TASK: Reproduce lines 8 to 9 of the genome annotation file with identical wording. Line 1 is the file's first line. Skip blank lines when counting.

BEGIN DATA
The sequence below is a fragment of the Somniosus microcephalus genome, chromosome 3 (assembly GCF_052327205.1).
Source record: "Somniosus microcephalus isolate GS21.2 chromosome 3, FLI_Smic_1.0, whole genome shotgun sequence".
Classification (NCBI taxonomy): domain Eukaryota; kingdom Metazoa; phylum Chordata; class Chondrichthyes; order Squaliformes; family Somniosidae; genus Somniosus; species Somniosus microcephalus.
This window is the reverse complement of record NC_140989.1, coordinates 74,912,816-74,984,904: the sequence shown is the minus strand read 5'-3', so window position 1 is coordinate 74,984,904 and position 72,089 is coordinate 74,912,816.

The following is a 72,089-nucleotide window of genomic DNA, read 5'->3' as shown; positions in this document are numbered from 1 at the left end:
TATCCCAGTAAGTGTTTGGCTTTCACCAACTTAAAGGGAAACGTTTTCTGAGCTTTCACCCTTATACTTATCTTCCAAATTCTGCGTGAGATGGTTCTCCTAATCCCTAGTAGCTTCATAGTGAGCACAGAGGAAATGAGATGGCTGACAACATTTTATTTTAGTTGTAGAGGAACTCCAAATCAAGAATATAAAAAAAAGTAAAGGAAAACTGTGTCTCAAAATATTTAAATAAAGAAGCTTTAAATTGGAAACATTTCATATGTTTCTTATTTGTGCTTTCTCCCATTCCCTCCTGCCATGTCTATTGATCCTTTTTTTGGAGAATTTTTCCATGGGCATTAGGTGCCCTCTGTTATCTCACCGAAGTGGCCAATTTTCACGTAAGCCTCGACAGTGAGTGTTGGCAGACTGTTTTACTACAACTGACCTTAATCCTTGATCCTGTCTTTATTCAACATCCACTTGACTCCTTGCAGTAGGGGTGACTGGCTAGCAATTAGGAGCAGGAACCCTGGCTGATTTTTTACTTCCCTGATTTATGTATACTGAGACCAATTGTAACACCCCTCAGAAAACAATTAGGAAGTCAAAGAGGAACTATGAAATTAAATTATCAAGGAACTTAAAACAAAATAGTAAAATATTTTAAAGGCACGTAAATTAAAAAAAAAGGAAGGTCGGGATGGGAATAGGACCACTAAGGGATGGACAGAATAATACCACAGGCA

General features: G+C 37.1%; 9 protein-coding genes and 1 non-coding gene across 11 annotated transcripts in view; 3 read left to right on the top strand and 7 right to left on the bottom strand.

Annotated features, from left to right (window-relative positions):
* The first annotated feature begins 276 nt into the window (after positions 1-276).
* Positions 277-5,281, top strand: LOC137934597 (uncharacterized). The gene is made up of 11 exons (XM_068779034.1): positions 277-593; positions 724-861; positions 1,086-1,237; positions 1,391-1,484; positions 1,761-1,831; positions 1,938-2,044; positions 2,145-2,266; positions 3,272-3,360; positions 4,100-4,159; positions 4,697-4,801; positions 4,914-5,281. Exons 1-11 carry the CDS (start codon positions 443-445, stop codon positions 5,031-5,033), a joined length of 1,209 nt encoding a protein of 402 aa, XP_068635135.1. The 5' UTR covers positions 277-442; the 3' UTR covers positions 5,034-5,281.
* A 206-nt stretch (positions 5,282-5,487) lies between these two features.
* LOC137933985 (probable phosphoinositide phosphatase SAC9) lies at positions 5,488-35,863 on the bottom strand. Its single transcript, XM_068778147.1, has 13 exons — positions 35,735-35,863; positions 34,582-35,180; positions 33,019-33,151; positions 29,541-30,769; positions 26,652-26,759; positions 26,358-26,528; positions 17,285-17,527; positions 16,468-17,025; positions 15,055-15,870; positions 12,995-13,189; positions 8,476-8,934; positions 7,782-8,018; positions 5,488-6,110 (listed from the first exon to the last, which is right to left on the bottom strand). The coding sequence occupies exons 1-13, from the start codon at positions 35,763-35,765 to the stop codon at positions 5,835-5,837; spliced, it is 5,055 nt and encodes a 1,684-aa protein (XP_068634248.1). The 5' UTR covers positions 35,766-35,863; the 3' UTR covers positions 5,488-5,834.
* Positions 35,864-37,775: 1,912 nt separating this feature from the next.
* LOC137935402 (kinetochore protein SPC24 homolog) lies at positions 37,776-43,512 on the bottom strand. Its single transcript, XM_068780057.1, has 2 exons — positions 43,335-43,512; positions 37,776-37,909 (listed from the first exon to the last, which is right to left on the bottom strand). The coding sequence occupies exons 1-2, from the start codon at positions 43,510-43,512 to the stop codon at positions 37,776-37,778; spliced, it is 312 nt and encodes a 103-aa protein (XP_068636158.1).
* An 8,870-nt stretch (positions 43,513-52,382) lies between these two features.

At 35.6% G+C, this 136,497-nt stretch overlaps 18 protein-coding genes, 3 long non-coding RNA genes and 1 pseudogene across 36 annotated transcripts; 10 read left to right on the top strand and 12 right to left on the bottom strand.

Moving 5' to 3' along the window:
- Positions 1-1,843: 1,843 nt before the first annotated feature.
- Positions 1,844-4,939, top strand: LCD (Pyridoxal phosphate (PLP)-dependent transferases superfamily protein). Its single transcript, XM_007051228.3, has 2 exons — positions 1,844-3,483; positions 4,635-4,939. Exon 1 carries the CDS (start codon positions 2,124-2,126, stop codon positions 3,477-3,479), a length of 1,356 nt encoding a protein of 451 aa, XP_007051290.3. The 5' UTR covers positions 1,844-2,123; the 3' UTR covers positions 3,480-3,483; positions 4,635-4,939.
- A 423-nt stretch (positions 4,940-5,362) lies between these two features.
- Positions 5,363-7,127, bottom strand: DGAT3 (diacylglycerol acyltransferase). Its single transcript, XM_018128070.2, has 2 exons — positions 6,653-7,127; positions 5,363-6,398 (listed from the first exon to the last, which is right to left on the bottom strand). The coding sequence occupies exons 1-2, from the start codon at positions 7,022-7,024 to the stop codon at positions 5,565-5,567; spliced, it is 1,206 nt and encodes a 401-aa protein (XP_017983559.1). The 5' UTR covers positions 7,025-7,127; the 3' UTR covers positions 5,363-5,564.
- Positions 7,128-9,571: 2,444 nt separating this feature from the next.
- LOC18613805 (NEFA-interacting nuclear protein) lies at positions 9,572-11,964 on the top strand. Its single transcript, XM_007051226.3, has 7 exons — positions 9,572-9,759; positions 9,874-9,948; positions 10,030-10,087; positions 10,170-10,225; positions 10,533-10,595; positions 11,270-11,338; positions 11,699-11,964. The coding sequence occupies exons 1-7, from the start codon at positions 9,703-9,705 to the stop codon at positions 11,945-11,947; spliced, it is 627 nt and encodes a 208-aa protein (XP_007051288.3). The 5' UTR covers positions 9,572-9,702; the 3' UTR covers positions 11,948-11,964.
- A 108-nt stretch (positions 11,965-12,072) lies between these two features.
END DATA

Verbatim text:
Annotated features, from left to right (window-relative positions):
* The first annotated feature begins 276 nt into the window (after positions 1-276).